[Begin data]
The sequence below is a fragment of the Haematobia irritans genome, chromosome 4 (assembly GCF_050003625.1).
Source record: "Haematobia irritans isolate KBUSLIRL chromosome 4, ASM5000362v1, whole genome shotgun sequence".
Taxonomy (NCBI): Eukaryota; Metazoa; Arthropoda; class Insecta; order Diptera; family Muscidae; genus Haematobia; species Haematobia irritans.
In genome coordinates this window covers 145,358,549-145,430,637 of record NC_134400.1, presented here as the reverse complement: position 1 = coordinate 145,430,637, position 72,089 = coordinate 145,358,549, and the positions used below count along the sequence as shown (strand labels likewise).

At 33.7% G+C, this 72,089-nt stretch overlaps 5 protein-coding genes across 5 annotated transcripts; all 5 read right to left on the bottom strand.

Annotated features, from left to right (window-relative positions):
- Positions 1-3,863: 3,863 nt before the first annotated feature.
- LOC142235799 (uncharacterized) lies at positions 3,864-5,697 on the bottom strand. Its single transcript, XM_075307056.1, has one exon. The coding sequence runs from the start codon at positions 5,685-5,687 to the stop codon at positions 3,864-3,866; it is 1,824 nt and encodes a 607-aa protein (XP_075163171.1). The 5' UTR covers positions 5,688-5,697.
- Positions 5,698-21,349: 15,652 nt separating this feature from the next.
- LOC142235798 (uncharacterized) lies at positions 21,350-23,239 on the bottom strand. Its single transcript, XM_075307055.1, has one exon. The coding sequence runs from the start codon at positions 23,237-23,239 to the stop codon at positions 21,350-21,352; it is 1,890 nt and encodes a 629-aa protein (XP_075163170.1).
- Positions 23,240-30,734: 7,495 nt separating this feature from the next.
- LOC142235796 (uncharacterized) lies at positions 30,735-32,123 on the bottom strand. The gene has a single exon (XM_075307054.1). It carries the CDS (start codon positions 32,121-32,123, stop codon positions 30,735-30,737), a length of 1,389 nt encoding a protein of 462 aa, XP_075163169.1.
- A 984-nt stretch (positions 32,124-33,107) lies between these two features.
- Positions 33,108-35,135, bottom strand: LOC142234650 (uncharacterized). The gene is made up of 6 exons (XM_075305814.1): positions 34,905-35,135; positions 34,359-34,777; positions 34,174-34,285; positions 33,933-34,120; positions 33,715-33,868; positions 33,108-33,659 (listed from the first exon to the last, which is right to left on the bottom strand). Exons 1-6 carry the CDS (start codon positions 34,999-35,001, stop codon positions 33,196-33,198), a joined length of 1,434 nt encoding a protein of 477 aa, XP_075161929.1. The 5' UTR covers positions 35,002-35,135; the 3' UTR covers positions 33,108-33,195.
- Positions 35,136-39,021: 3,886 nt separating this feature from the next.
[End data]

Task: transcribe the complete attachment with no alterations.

The sequence below is a fragment of the Haematobia irritans genome, chromosome 4 (assembly GCF_050003625.1).
Source record: "Haematobia irritans isolate KBUSLIRL chromosome 4, ASM5000362v1, whole genome shotgun sequence".
Taxonomy (NCBI): Eukaryota; Metazoa; Arthropoda; class Insecta; order Diptera; family Muscidae; genus Haematobia; species Haematobia irritans.
In genome coordinates this window covers 145,358,549-145,430,637 of record NC_134400.1, presented here as the reverse complement: position 1 = coordinate 145,430,637, position 72,089 = coordinate 145,358,549, and the positions used below count along the sequence as shown (strand labels likewise).

At 33.7% G+C, this 72,089-nt stretch overlaps 5 protein-coding genes across 5 annotated transcripts; all 5 read right to left on the bottom strand.

Annotated features, from left to right (window-relative positions):
- Positions 1-3,863: 3,863 nt before the first annotated feature.
- LOC142235799 (uncharacterized) lies at positions 3,864-5,697 on the bottom strand. Its single transcript, XM_075307056.1, has one exon. The coding sequence runs from the start codon at positions 5,685-5,687 to the stop codon at positions 3,864-3,866; it is 1,824 nt and encodes a 607-aa protein (XP_075163171.1). The 5' UTR covers positions 5,688-5,697.
- Positions 5,698-21,349: 15,652 nt separating this feature from the next.
- LOC142235798 (uncharacterized) lies at positions 21,350-23,239 on the bottom strand. Its single transcript, XM_075307055.1, has one exon. The coding sequence runs from the start codon at positions 23,237-23,239 to the stop codon at positions 21,350-21,352; it is 1,890 nt and encodes a 629-aa protein (XP_075163170.1).
- Positions 23,240-30,734: 7,495 nt separating this feature from the next.
- LOC142235796 (uncharacterized) lies at positions 30,735-32,123 on the bottom strand. The gene has a single exon (XM_075307054.1). It carries the CDS (start codon positions 32,121-32,123, stop codon positions 30,735-30,737), a length of 1,389 nt encoding a protein of 462 aa, XP_075163169.1.
- A 984-nt stretch (positions 32,124-33,107) lies between these two features.
- Positions 33,108-35,135, bottom strand: LOC142234650 (uncharacterized). The gene is made up of 6 exons (XM_075305814.1): positions 34,905-35,135; positions 34,359-34,777; positions 34,174-34,285; positions 33,933-34,120; positions 33,715-33,868; positions 33,108-33,659 (listed from the first exon to the last, which is right to left on the bottom strand). Exons 1-6 carry the CDS (start codon positions 34,999-35,001, stop codon positions 33,196-33,198), a joined length of 1,434 nt encoding a protein of 477 aa, XP_075161929.1. The 5' UTR covers positions 35,002-35,135; the 3' UTR covers positions 33,108-33,195.
- Positions 35,136-39,021: 3,886 nt separating this feature from the next.